girl’s chances of having an overall high self-esteem. Early participation in team sports fosters an
increased sense of physical competency and body image; and develops
teambuilding, networking and communication skills. Unfortunately, the positive effects of
participation in team sports are not always mimicked through the participation
in individual sports.
Studies have shown that participation in individual sports,
especially those that place an emphasis on leanness and body weight (like
gymnastics, cross country and swimming) have the potential to negatively affect
a girl’s self-esteem and body health. Unhealthy
and unchecked participation in these lean sports has been shown to increase a
girl’s susceptibility to the “female athlete triad,” a syndrome found in active
girl and women that consists of disordered eating, amenorrhea and
osteoporosis. The pressure to maintain unrealistic body
weights, in hopes of being more successful in competition, has been known to
lead to the triad and to issues of depression, anxiety and stress. While the type of sport a girl chooses to
play is important, any sport can be played in a healthy manner depending on her
Who’s Your Daddy…And Coach?
Key players in ensuring that a girl’s participation in
sports remains healthy are coaches and parents.
Parents and coaches can be significant sources of either encouragement
or stress in the lives of young athletes.
Girls who are coached by adults who provide vocal encouragement, who teach
life skills (like communication, networking and teambuilding), and who stress
the importance of balance and healthy living are more likely to reap the
potential psychological benefits of playing sports. On the other hand, coaches who are overly
critical, who are focused on body image and winning, and who aren’t cognizant
of players’ lives/issues outside of sports have the potential to negatively
impact a girls’ athletic experience and in turn her self-esteem.
Likewise, parents who are supportive, who encourage healthy
eating and lifestyles and who provide stable environments are likely to help
boost their child’s self-esteem. Conversely,
athletes from less stable homes that lack cohesion and support may have a
tougher time developing a strong sense of self-esteem within and outside of
sports. Parents’ views on eating habits
and body image can also negatively impact athletes, especially those in the
lean sports mentioned above. The
takeaway, athletes need coaches and parents to be supportive and to be positive
influences on their mental and physical health.
So This Means…
So what’s the moral of the story? Merely participating in sports does not mean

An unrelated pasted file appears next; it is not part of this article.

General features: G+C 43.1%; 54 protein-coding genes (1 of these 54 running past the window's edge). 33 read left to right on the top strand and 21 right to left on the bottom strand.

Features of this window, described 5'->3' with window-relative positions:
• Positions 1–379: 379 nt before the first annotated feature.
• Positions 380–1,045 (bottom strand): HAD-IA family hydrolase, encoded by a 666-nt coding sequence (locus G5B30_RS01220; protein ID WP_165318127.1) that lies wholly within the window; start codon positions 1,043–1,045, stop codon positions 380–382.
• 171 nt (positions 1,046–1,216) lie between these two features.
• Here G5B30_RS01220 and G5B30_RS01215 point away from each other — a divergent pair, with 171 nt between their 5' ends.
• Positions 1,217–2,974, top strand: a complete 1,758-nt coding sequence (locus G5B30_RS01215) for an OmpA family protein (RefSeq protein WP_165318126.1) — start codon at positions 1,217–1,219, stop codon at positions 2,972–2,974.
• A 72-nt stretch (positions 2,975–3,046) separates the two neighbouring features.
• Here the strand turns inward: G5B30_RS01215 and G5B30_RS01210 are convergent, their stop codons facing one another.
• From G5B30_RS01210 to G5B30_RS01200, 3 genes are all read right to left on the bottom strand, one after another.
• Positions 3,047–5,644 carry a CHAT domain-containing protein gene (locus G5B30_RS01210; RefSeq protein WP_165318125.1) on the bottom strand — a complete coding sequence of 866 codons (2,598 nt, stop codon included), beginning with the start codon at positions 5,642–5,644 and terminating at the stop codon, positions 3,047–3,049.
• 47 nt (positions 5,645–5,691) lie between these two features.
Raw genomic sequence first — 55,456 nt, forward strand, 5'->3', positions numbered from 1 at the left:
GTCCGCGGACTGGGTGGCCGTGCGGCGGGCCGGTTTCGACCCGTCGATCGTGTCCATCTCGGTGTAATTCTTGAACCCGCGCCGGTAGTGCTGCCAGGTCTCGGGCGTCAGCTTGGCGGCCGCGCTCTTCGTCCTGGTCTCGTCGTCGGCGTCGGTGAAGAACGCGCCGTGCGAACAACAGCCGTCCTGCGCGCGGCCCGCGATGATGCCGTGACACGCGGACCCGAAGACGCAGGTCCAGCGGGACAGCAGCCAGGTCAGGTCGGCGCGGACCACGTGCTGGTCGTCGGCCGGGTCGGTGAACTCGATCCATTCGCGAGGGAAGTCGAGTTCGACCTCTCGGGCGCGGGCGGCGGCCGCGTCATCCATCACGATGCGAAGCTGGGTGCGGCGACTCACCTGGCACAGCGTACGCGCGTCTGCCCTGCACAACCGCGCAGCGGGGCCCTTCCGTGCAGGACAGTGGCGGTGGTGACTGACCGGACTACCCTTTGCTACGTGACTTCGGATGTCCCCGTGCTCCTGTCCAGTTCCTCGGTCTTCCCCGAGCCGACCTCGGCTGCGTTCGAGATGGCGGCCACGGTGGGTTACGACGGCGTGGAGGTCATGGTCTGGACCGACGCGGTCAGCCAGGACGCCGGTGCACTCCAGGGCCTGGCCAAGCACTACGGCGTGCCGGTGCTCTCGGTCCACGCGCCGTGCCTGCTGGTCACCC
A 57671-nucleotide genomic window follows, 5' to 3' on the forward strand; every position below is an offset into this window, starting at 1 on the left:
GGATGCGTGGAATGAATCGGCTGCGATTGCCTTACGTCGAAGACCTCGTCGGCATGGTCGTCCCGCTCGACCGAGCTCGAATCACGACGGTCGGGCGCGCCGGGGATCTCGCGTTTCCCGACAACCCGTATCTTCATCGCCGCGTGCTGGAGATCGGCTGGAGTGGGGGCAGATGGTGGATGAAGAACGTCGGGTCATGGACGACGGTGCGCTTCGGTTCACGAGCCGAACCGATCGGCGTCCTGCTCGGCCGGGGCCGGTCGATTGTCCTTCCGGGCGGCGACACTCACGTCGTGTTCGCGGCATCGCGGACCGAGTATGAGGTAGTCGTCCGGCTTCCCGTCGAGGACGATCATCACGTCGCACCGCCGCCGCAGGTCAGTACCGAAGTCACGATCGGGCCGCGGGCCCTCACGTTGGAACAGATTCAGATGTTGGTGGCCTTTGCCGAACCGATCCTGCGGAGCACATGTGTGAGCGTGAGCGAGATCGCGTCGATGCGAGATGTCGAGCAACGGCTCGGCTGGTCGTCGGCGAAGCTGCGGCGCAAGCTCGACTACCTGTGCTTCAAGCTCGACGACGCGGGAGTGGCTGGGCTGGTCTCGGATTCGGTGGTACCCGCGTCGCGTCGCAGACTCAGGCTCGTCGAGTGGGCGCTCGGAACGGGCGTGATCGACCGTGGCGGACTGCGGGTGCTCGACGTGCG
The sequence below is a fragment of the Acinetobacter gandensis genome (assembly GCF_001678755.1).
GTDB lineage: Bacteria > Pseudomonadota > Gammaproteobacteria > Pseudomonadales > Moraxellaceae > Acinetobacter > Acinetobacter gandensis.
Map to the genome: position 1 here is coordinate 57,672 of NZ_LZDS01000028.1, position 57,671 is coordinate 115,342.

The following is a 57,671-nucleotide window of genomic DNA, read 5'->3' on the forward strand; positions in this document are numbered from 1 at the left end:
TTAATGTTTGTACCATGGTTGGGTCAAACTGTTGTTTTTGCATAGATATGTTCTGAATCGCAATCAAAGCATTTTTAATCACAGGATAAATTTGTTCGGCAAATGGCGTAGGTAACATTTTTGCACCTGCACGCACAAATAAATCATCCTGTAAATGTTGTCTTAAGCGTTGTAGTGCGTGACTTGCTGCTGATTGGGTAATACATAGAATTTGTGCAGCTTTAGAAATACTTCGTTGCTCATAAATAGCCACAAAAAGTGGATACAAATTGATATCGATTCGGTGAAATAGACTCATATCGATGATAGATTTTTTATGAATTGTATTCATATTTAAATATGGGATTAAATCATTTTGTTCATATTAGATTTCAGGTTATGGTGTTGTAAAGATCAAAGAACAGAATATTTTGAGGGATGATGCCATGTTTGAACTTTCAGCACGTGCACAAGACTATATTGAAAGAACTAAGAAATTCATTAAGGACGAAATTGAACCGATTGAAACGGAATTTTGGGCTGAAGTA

that a girl will grow into a self-confident, healthy woman. Besides being good at a particular sport and
caring about it, outside factors are also at play. Care should be taken in choosing which
sport(s) young ladies play and their participation should be monitored so that
it remains healthy and productive.
Coaches and parents need to provide healthy environments and be mindful
of the athlete’s development outside of sports.
While it may seem like an awful lot needs to occur before sports has a
positive impact on an athlete’s self-esteem, typically everything comes
together quite nicely and seamlessly.
Most girls choose to participate in sports they like and are genuinely
interested in being good at, and most coaches and parents provide loving and
supportive atmospheres for girls to develop.
Sometimes things don’t line up in the healthiest of ways, with effort
from both the athletes and the supporting cast members, sports really can help
girls and women develop high levels of self-esteem.
While I did not cite directly to sources in the post, here are
the sources that I used for this writing-
Frost, Jackie and McKelvie, Stuart J., “The Relationship of
Self-Esteem and Body Satisfaction to Exercise Activity for Male and Female
Elementary School, High School, and University Students,” Sex Roles, Vol
51, Nos ½, July 2004, Partially Online: http://www.athleticinsight.com/Vol7Iss4/Selfesteem.htm
Jack, Dana C., “The Impact of Sports on Adolescent
Development: The Importance of Title IX,” Forum on Public Policy, Vol 1,
Issue 3, Online: http://forumonpublicpolicy.com/vol1.no2.wr/jack.pdf
Markowitz, Ellen, “Exploring Self-Esteem in a Girls’ Sports
Program,” Afterschool Matters, Fall 2012, Online: http://www.niost.org/pdf/afterschoolmatters/asm_2012_16_fall/ASM_2012_16_fall_2.pdf